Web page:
• View: Used to change the outlook for users by allowing us to remove various headers, toolbars, etc.
  • Insert: Used to insert a new cell. We can specify the position of the new cell with respect to the current cell from the menu.
  • Cell: Gives different options while executing a cell
  • Widgets: We can use widgets to build interactive GUIs for your notebooks.
  • Help: Provides help related to Jupyter. We can also view the keyboard shortcut list from here.

Now let’s discuss the toolbar and its various icons frequently used while working with Jupiter-notebook.

The toolbar in Jupyter Notebook

Let’s list the options available from left to right in the toolbar, just below the menu bar. These icons are frequently used while working with the notebook.

What functionalities does toolbar provides in Jupyter notebook?

  • Save and Checkpoint: It is used to save the current file and create a checkpoint. The shortcut key ctrl + s will perform an equivalent action.
  • Insert Cell Below: Adds a new cell below.
  • Cut Selected Cells: Deletes the selected cells.
  • Copy Selected Cells: Copies the selected cells.
  • Paste cells below: Paste the copied cells below the current cell
  • Move the selected cells upward.
  • Move the selected cells downward.
  • Run: Executes the particular selected cell.
  • Interrupt: Used to stop the execution or running of a particular cell.
  • Restart: Used to restart the Kernel of the Notebook.
  • Restart and Run all: Used to restart the kernel, and all variables are reset. Also, all the output we previously had is lost. Then all the cells are executed from starting.
  • Allows you the option to convert the type of cell into your desired type ranging from Code, Markdown, etc.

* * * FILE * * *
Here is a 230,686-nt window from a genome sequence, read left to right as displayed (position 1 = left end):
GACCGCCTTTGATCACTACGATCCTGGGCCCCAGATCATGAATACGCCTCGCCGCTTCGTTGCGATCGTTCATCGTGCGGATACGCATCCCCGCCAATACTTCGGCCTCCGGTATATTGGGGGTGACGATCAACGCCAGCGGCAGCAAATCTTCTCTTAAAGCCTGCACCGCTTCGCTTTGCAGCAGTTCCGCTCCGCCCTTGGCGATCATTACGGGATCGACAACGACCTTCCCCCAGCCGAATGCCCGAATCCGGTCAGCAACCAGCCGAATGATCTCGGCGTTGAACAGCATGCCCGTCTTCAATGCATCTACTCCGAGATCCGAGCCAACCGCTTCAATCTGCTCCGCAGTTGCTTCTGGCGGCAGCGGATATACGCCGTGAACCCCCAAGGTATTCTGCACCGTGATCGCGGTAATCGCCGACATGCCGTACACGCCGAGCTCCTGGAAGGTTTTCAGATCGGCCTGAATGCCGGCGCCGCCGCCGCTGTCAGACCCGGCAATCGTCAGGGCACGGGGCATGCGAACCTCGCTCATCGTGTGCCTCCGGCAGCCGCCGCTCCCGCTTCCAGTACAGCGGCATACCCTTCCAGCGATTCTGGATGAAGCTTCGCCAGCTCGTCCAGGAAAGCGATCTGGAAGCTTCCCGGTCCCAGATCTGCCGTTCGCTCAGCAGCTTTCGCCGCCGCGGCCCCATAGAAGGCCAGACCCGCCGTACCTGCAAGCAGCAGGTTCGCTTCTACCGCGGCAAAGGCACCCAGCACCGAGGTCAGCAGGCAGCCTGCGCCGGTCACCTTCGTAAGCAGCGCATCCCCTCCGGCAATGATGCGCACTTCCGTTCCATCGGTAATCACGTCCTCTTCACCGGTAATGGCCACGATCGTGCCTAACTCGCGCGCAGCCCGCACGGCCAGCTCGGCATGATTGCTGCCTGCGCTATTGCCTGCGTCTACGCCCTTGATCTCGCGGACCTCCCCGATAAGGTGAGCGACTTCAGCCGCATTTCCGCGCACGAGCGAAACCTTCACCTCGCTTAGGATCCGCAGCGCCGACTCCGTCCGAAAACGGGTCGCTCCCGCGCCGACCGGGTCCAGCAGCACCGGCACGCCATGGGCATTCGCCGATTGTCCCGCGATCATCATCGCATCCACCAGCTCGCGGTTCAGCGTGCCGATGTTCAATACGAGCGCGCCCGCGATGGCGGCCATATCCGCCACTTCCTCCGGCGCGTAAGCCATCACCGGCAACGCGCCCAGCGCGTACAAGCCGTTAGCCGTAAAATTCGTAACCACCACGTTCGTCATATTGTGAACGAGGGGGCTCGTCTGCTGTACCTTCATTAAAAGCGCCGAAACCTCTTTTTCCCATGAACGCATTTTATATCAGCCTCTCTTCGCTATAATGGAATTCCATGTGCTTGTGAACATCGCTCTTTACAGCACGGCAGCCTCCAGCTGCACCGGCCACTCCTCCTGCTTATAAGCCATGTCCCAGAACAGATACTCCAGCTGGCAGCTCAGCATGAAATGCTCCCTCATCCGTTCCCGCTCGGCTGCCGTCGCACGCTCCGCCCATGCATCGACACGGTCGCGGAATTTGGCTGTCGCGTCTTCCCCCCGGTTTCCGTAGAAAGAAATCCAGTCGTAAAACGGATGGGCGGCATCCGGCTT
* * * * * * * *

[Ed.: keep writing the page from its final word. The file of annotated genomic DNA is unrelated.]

• Command Palette: Opens the command palette

Let us look into tabs present on the home page and their uses.

Viewing What’s Running

There are two tabs present on the home page of the server (where we create the server) Cluster and Running. The running tab lets us view all the running files. It helps us to save the files before closing the server. Usually, this saving is unnecessary as the notebook is autosaved at frequent intervals. It is also helpful to free the RAM if we close some unused notebooks.
Let us look into different cell types in the next section.

Playing with cells in Jupyter

We have three types of cells: Code, Markdown, and Raw NBConvert.

  • Raw NBConvert type of cell is only used when we use the nbconvert tool. It helps us to define the formatting while converting the file from one type to another.
  • Code cell type is where we type the code and execute it. We have seen this type before throughout this blog.
  • Markdown is a markup language that is a superset of HTML. It is commonly used to add text in a formatting style, making it easier to understand notebooks.